Published: 08th February 2021
IIT Madras' student campaign is helping school girls explore unconventional careers like astronomy. Here's how
She Can, a campaign by the students of IIT Madras, was launched on January 3. It has reached out to almost 450 women until now.
A group of students of IIT Madras have initiated a campaign called She Can that is helping school girls look at unconventional career options such as astronomy, hotel management, fashion designing and more — through a series of online sessions. Launched in January, this is part of IIT-M's long-running tech fest - Shaastra. Shvetha Sivaprasad, Student Strategist, Shaastra 2021 says that “the campaign is all about furthering the idea that women can achieve whatever they dream of .”
According to her, one of the distinct features of the campaign is that it is completely student-driven and students sign up to volunteer to guide school students. "The students understand their responsibility towards society and have a sense of gratitude for all the opportunities and support that it has given to them and hence, want to give back in a manner that stays with it for a long time. The students from the team of Shaastra 2021 have ideated and executed this entire campaign, right from coming up with the idea, securing collaborations and finally conducting the sessions," she said.
In addition, the campaign also works with college students and adult women giving them guidance and lessons on entrepreneurship and financial literacy respectively.
She Can is run in collaboration with various NGOs, schools and colleges around the country. The students work under the guidance of United Nations Academic Impact, as a project under the Millennium Fellowship. All sessions are held on online platforms such as Google Meet and Microsoft Teams, which are now commonplace owing to the pandemic. They've managed to impact as many as 450 women already, "The campaign started to take form in the months of July and August. We started contacting NGOs, schools, colleges and other stakeholders by mid-September, conducting sessions as and when it was possible for all those involved," she added.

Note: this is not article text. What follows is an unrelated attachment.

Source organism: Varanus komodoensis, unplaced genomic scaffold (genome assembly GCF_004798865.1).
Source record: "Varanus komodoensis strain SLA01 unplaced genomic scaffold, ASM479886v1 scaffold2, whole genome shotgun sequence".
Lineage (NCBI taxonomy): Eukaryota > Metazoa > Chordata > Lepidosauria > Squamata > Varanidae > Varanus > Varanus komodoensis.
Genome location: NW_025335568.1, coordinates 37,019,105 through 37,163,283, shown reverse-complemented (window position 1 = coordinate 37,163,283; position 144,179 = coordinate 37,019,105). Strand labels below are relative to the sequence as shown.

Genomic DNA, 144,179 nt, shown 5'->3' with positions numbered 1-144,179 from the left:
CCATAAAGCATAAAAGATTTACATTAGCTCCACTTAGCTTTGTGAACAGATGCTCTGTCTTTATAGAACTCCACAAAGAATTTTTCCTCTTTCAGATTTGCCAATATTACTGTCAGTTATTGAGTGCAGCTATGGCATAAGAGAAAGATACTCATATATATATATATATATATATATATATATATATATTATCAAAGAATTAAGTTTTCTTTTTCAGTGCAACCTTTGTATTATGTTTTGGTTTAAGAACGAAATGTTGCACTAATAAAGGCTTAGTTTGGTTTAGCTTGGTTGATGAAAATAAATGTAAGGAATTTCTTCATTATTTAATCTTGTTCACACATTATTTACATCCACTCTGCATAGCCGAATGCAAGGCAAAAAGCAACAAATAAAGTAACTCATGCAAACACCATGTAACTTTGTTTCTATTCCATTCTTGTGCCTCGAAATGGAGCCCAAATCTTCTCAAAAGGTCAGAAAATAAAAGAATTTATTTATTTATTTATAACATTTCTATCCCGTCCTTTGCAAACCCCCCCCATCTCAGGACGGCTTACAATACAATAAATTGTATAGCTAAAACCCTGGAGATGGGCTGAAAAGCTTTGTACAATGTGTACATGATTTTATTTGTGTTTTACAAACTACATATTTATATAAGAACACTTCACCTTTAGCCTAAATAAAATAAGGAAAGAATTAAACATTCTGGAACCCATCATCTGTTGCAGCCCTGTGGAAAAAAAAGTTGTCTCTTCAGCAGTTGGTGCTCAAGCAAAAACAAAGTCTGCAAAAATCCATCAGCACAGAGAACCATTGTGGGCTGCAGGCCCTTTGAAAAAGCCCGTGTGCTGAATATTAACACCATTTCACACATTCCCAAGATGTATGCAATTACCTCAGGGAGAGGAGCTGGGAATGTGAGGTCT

To help school girls, they decided to help them the figure out the one thing that can change the course of their adult lives — their choice of career. Shvetha says “We are having sessions on career counselling for school going girls to make them aware of all the various opportunities available to them apart from the conventional fields so that they can choose a path that they're passionate about”. This includes sessions on everything that's beyond the mainstream, "We explore a plethora of other career options apart from the conventional ones like Engineering or Medicine. The students were informed about broad fields such as fashion designing, hotel management, hospitality, sports and Civil Services while questions pertaining to more specific occupations and goals like how to help the environment, pursue a career in astronomy or the scope of Microbiology were also tackled," explained Shvetha.
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Meanwhile, college-going girls are motivated to become entrepreneurs — at a time when the start-up exosystem, in India, is well and truly buzzing. As Shvetha elucidates, “We have had Entrepreneurial talks to give them an idea of what challenges they might face in setting up their business and how to overcome them”. This makes a lot of sense taking into account the fact that 75 per cent of India's youth want entrepreneurial courses to be included in the curriculum, according to the Amway India Entrepreneurship Report (AIER).
This campaign, however, isn’t time-bound and the team hopes that it will be self-sustaining. "Shaastra will hold the campaign for a couple of weeks after the fest terminates and continue to hold on to it if the campaign creates a good impact. If for some other reason it doesn’t happen, we hope to pass on the baton to an NGO, so that they can take it forward," says Shvetha.